A recent study from three university professors examined which tactics worked best for engaging viewers during online video ads.
The report, to be published in the American Marketing Association's Journal of Marketing Research, used automated facial recognition detection and eye tracking technology to see if a formula existed for the most effective user engagement.
For the study, 58 adults viewed a series of 28 online video ads from popular companies such as Budweiser, Nivea, Dell and Tide. Eye and facial movements were measured in 250 millisecond intervals, which tracked the intensity of participants' reactions, as well as ad skipping behavior.
What researchers found was that the most effective way local internet marketers can grab consumers' attention is with an uneven flow of surprise and joy.
"We found that surprise improved attention concentration more than joy did, and joy improved viewer retention more than surprise did, revealing the dual routes to ad effectiveness that these two related, but distinct, emotions play," said study authors Thales Teixeira of Harvard University, Michel Wedel of the University of Maryland and Rik Peters of Tilburg University.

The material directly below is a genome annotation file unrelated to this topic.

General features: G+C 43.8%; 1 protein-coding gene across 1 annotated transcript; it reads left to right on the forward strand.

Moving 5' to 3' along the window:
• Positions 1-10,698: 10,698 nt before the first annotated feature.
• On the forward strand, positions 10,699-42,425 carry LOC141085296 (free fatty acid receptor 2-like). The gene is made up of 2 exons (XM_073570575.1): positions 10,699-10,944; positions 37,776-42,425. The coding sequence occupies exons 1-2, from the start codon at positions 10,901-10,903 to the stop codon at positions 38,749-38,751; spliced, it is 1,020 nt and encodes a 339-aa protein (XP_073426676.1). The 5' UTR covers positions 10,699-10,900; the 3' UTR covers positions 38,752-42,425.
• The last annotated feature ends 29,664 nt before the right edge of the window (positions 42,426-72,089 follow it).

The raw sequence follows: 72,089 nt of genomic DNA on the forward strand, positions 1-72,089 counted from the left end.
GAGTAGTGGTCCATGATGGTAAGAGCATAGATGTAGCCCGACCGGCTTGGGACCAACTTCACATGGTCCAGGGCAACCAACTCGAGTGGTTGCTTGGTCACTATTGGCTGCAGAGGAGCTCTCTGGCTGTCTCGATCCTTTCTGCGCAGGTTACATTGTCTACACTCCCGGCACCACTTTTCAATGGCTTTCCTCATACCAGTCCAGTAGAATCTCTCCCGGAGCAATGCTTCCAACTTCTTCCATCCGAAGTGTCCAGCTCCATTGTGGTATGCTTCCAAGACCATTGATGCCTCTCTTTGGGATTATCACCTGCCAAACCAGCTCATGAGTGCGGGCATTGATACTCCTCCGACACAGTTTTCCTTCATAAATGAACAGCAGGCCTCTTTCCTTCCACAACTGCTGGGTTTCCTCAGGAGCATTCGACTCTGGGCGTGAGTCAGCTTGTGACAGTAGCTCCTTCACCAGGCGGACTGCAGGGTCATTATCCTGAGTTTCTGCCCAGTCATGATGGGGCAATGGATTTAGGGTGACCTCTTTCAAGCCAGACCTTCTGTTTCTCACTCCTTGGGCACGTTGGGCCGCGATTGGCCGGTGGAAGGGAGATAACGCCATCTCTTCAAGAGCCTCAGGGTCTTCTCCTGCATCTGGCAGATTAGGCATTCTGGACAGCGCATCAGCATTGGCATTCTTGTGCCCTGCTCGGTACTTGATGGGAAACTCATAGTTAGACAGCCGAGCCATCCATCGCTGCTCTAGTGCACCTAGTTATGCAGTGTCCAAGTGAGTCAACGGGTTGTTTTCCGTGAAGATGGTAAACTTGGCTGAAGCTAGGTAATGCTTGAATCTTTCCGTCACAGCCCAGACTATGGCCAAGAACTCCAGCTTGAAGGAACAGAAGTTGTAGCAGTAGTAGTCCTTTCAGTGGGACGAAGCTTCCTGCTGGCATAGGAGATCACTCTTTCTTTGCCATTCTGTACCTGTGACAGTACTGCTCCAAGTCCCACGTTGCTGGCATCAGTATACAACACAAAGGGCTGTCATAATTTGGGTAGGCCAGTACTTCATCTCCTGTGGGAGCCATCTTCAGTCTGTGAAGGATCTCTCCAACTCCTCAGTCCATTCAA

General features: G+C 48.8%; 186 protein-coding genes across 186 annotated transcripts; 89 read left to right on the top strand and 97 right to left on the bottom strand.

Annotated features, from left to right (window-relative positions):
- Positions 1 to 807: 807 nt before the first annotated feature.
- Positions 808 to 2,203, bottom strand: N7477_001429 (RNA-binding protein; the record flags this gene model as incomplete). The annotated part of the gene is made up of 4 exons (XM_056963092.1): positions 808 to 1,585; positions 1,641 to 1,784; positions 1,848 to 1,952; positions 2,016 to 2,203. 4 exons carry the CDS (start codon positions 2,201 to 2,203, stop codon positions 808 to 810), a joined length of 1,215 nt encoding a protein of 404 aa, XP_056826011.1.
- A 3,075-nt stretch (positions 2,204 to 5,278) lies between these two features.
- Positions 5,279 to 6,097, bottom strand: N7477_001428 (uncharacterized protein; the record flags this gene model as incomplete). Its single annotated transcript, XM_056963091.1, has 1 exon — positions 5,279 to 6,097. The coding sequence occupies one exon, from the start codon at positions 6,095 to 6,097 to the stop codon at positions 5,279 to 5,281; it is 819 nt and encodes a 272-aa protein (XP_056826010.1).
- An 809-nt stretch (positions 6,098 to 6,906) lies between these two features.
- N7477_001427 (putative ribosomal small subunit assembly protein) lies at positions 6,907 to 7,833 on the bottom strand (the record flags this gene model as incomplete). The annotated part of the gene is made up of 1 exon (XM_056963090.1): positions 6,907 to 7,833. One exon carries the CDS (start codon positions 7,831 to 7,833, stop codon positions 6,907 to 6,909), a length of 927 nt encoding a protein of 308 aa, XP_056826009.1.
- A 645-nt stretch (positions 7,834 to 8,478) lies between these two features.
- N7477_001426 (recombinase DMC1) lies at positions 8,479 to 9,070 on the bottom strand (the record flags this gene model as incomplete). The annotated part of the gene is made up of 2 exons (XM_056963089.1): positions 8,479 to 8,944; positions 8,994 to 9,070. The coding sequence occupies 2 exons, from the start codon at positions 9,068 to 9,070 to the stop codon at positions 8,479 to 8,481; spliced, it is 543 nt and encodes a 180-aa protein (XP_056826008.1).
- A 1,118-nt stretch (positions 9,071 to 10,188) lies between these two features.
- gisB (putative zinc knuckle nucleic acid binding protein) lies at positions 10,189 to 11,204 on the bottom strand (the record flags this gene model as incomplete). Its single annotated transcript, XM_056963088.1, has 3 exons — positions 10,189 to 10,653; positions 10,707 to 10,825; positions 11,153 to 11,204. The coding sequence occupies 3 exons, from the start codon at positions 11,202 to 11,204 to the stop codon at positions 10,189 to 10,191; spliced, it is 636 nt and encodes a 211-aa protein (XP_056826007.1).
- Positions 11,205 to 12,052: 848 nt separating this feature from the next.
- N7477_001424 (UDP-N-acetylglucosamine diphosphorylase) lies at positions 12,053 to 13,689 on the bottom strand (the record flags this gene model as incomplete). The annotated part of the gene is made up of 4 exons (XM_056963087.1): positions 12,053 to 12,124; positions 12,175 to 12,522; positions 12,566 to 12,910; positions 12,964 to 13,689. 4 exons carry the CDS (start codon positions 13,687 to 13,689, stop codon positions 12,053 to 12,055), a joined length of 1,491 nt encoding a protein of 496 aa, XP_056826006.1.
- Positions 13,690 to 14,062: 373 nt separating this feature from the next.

There should be an alternating pattern of emotion delivery rather than sustained content, as "the sequence of highs and lows reduces the likelihood that consumers will click away from the advertisement."
According to the report's abstract, joy was "asymmetric," with higher gains for increases than losses for decreases - knowledge which can help internet marketers develop "emotion trajectories" for more effective results.
In addition to surprise and joy, the Reciprocal Consulting blog pointed to the need for storytelling techniques in ads, calling them "the most effective video marketing you can get." A story can be funny, sad, or a combination of both - but it must be engaging above all else. It should also be appropriate for the brand, the product it's trying to sell and the company's personality.
Going back to users' ad skipping behavior, REEL SEO points to a recent comScore study that found 53 percent of consumers said they zoned out during "pre-roll" ads, and 47 percent opened a new browser to do something else while the ad was running.
The news source feels that a primary reason for the lack of engagement is because content is being viewed over a PC. Mobile ads have far higher ad completion rates, presumably because there's less room to open a new tab, so it can be inferred that a happy medium between the two - tablets - could act as a better option for engagement.